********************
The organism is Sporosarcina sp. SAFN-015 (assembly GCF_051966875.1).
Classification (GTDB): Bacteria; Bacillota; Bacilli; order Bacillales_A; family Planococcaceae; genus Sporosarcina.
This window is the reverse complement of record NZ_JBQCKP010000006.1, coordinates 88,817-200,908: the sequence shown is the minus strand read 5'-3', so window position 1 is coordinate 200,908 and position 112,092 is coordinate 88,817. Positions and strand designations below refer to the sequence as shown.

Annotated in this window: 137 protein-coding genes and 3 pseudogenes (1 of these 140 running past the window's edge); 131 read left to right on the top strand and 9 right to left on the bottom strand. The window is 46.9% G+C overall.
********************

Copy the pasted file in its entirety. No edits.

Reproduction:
The organism is Sporosarcina sp. SAFN-015 (assembly GCF_051966875.1).
Classification (GTDB): Bacteria; Bacillota; Bacilli; order Bacillales_A; family Planococcaceae; genus Sporosarcina.
This window is the reverse complement of record NZ_JBQCKP010000006.1, coordinates 88,817-200,908: the sequence shown is the minus strand read 5'-3', so window position 1 is coordinate 200,908 and position 112,092 is coordinate 88,817. Positions and strand designations below refer to the sequence as shown.

Annotated in this window: 137 protein-coding genes and 3 pseudogenes (1 of these 140 running past the window's edge); 131 read left to right on the top strand and 9 right to left on the bottom strand. The window is 46.9% G+C overall.